Department of Epidemiology, Fielding School of Public Health.
Department of Epidemiology, School of Public Health, Fudan University, Shanghai, People's Republic of China.
Department of Clinical Sciences and Community Health, University of Milan, Milan, Italy.
Healthy and At-Risk Populations Program, Jonsson Comprehensive Cancer Center.
Center for Human Nutrition, David Geffen School of Medicine, University of California, Los Angeles, California, USA.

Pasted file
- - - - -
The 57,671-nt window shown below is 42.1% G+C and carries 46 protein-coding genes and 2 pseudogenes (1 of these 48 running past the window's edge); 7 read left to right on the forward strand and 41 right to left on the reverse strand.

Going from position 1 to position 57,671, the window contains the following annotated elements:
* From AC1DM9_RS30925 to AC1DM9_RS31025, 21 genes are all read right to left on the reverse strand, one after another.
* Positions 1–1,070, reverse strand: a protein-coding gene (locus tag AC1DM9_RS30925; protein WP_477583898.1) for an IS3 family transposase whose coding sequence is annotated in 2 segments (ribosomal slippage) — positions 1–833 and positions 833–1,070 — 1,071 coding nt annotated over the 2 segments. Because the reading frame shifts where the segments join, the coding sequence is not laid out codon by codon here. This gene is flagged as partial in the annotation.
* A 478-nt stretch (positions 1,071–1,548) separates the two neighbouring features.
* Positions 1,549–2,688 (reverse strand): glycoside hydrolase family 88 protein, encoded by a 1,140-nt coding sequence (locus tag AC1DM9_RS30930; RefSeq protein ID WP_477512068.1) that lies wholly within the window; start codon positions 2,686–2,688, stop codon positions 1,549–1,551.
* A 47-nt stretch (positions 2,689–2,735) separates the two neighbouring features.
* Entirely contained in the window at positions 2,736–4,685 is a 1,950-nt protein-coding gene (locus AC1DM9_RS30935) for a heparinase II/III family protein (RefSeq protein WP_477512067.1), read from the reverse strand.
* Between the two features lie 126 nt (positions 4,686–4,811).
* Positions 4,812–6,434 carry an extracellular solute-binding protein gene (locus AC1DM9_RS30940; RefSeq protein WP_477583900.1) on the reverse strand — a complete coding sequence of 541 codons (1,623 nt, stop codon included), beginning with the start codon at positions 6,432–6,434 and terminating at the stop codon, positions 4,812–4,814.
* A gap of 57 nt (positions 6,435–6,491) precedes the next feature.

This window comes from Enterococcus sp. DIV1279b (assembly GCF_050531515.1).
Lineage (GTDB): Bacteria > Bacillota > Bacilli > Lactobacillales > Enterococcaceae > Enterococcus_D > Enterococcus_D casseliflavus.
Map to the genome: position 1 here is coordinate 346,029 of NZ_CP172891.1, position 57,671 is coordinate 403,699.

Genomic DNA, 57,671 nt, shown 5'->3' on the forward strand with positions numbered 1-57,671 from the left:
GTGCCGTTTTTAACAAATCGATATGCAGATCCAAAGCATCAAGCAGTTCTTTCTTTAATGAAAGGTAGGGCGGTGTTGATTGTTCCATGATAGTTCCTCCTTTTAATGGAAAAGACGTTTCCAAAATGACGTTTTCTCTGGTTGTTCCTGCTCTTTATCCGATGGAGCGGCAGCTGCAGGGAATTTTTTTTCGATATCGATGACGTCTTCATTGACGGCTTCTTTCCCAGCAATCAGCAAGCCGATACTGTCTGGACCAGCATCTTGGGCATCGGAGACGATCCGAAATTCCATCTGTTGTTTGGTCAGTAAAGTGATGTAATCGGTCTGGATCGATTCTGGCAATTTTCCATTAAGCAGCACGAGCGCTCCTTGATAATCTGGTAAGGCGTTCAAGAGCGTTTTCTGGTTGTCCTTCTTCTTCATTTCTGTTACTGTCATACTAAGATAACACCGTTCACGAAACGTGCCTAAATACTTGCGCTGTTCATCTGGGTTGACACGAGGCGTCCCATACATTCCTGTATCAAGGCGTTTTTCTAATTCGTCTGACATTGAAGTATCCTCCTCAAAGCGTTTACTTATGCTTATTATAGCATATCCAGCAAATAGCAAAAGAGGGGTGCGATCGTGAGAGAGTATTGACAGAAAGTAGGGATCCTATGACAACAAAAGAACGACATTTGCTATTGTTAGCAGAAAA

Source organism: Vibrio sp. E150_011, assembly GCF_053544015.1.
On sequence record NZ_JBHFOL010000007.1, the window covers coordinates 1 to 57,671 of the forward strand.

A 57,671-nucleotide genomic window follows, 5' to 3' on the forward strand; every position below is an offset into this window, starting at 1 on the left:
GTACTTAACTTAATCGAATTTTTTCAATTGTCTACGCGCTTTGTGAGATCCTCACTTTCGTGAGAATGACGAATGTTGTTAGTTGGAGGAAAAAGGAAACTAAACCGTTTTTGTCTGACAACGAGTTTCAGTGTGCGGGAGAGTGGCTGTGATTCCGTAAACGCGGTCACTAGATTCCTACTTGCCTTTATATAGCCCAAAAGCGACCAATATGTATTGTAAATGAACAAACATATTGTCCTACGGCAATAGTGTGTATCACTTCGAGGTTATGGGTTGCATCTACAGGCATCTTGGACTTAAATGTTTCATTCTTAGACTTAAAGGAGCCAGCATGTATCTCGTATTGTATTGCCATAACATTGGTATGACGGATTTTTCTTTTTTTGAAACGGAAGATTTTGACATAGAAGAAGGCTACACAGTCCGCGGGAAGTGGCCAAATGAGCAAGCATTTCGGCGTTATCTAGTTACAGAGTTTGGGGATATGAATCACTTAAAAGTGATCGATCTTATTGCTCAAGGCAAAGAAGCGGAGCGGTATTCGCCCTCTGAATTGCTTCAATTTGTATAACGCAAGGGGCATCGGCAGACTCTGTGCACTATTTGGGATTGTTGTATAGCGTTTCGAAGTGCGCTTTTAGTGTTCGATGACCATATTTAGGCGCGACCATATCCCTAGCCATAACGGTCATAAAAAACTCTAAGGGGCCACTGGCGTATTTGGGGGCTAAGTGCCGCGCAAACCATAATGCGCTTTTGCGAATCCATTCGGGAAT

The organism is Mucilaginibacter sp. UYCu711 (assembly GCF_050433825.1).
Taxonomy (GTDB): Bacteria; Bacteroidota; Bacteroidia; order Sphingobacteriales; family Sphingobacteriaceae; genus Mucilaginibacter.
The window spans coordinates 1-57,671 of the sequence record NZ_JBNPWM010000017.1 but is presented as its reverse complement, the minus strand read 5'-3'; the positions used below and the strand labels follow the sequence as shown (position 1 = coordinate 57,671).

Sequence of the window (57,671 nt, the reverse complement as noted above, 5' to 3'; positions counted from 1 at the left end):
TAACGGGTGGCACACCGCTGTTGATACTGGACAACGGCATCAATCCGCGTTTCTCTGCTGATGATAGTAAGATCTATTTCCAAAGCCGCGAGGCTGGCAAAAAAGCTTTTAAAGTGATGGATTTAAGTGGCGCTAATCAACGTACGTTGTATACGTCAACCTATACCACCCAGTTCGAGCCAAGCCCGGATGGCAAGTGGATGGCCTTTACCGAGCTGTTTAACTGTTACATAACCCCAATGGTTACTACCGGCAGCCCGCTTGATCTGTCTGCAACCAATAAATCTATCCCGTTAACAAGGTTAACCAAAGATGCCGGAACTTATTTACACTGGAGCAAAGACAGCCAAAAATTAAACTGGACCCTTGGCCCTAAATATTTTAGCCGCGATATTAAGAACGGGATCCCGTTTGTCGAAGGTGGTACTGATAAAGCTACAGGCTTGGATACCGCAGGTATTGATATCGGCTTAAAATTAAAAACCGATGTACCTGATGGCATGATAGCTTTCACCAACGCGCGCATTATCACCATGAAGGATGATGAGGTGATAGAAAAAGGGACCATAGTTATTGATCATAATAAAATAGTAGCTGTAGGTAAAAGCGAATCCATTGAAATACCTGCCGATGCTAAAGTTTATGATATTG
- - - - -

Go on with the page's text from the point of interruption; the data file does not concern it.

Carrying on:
To facilitate regionally specific liver cancer prevention and control, this study estimates the fraction of hepatocellular carcinoma (HCC) cases attributable to five major liver cancer risk factors by geographic region. Prevalence estimates of major HCC risk factors, including chronic infection with hepatitis B and hepatitis C, alcohol drinking, tobacco smoking, obesity, and diabetes, were extracted for each country from the literature, along with recent incidence and risk estimate data, to calculate regionally specific population attributable fractions. Overall, 44% of HCC cases worldwide were attributable to chronic hepatitis B infection, with the majority of cases occurring in Asia. Hepatitis C was responsible for 21% of cases. Lifestyle risk factors such as alcohol drinking and obesity were responsible for a larger percentage of cases in North America and Western, Central, and Eastern Europe. In addition, strong sex disparities were observed when looking at lifestyle risk factors, particularly tobacco smoking, in Asia and Africa. Prominent risk factors for HCC vary depending on the region. Our findings provide useful data for developing regionally specific guidelines for liver cancer prevention and control worldwide.